Hurricane, Megastorm, Superstorm, Frankenstorm; all names for one massively destructive storm - Sandy. The storm walloped the eastern seaboard, as it this amusement park at the New Jersey shore.
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- Sandy struck the Caribbean islands of Jamaica, Cuba, among others. Meteorologists in the U.S. predicted that the storm would do what many other hurricanes do. When they reach the jet stream around Florida, they turn northeast and head out into the Atlantic Ocean. But meteorologists in England ran discovered something they could barely believe possible. A high pressure ridge over Greenland blocked the storm to the northeast. A cold front was coming down from Canada and would ram into Sandy. All 51 forecasts the British meteorologists made predicted that Sandy would travel up the coast, then make a left hook and strike hard at the area around New Jersey and New York. All along the way, the storm would gather strength.
- Although at least 125 people in the U.S. died, this advanced warning allowed many more to evacuate the region. Undoubtedly, hundreds or even thousands of lives were saved. Damage and losses totaled about $68 billion.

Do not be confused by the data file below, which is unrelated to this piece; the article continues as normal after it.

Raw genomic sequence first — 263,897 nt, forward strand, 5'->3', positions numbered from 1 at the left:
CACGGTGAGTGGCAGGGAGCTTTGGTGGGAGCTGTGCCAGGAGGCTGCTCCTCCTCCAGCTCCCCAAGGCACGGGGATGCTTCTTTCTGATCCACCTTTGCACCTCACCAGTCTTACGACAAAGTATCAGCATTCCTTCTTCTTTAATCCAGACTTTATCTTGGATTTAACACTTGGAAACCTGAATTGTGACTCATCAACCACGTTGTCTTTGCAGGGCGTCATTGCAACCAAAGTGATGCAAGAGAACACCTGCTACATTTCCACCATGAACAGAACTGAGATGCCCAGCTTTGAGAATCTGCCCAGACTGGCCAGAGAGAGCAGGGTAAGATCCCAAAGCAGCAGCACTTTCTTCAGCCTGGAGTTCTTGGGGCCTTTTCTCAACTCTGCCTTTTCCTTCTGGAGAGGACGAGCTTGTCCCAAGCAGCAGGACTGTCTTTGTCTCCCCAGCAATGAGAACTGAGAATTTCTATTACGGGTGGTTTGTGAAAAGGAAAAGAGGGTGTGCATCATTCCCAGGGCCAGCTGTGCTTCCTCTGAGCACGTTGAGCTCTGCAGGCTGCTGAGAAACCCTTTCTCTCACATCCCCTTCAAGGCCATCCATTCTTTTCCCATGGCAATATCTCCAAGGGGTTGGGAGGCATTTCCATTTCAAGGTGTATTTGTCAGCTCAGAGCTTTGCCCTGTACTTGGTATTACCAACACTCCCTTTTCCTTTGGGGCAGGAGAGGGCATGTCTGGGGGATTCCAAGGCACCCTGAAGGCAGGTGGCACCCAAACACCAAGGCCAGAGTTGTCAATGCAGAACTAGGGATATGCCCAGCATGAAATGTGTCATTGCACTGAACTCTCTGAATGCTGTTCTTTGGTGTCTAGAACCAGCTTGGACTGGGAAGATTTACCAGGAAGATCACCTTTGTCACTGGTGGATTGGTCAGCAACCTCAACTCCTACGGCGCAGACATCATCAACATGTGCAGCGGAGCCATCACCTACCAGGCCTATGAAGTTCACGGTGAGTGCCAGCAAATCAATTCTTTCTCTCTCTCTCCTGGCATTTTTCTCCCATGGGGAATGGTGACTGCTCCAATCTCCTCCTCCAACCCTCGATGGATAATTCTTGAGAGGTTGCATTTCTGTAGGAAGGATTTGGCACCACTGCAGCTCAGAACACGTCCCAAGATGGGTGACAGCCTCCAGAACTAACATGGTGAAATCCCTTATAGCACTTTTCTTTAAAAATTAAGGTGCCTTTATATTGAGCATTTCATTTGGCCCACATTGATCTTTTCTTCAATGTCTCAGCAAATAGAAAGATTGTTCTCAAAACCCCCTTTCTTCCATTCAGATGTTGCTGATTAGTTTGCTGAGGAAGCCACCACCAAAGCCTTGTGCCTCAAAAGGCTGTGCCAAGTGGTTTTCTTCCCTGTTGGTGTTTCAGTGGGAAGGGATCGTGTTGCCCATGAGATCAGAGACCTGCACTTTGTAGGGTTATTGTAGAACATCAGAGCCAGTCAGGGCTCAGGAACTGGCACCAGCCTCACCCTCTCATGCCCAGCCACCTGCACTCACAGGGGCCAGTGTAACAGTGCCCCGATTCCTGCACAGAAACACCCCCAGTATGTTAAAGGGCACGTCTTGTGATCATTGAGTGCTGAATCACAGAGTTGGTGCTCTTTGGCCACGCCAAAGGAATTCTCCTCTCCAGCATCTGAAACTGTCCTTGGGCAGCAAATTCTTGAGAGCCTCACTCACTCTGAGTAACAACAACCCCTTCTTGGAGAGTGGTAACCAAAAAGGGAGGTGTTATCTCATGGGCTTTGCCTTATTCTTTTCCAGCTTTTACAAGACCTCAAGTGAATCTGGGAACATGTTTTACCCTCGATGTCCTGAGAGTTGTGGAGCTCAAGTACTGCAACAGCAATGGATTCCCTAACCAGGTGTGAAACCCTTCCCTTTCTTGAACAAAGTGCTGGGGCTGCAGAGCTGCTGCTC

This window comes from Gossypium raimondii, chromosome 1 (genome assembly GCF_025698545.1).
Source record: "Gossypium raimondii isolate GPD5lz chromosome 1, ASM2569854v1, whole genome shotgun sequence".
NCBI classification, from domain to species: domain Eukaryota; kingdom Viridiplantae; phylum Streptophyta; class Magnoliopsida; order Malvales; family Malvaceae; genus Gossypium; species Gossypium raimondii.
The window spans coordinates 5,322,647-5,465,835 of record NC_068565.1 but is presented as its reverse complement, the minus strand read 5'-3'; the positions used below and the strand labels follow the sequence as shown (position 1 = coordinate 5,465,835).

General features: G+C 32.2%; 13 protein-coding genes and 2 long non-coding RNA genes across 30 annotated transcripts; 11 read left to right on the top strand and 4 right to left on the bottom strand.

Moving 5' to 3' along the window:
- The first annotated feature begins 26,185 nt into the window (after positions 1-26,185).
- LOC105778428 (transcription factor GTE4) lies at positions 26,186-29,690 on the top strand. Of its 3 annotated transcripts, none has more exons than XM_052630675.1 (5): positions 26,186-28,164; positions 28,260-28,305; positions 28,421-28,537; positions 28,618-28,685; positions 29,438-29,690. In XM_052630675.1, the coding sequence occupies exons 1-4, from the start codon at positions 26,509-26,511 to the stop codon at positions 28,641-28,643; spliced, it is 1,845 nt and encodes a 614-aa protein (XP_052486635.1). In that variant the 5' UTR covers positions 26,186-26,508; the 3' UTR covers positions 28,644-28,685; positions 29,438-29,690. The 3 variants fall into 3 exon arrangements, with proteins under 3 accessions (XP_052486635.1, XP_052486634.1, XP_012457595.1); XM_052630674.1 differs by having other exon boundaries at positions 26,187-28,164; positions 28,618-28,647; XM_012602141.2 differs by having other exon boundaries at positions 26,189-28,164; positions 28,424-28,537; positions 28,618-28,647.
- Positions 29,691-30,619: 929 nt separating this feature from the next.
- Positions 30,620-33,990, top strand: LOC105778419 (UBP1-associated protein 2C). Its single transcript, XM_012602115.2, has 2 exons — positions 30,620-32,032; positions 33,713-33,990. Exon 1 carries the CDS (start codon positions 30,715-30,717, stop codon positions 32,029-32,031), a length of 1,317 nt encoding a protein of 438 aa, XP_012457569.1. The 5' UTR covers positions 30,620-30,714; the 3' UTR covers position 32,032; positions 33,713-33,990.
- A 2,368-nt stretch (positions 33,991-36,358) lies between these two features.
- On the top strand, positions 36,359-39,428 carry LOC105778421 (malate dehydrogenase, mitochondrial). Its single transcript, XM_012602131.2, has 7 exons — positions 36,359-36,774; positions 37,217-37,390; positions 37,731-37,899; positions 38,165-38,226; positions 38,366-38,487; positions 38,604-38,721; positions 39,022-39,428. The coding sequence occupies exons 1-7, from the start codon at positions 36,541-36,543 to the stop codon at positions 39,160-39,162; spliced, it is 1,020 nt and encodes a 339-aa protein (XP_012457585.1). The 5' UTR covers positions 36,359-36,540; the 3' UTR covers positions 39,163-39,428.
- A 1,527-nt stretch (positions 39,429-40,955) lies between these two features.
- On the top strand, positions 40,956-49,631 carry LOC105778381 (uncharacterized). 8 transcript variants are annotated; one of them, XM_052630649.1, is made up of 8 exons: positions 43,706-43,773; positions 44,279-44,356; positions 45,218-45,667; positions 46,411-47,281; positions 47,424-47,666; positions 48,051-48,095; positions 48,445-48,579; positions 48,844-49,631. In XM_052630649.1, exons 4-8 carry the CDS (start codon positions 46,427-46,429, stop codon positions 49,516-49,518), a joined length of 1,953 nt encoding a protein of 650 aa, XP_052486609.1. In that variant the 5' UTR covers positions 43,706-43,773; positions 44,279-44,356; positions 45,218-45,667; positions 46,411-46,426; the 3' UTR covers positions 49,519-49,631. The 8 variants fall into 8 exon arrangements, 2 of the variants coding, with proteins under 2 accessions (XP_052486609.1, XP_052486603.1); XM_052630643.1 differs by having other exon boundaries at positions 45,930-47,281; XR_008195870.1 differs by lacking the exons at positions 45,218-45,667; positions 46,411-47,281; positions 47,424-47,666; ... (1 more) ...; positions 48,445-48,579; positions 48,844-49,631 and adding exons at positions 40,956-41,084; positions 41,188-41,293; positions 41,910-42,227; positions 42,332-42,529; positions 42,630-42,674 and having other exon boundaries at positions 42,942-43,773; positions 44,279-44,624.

There is lots of information on the web about Superstorm Sandy. Use the links below to answer the following questions.
- BBC, Live News 4U, Why Did Sandy Cause So Much Damage?: http://www.youtube.com/watch?v=cxL83pH0oFM.
- livescience, Superstorm Sandy: Facts About the Frankenstorm: http://www.livescience.com/24380-hurricane-sandy-status-data.html
- A map of New York showing the storm damage: http://www.bbc.co.uk/news/world-us-canada-20131303
- The storm surge in Lower Manhattan was 13.88 feet (4.23 meters), more than three feet (nearly one meter) higher than the previous record. Why was the storm surge so high?
- What was some of the damage done by Superstorm Sandy?
- After the hurricane passed over, the region was slammed with snow. What happened in the storm when the warm tropical storm met the cold front that come down from Canada?
- Sandy was called the storm of a lifetime. Is it possible that another storm like Sandy will hit the Eastern Seaboard within the next two decades? Why or why not?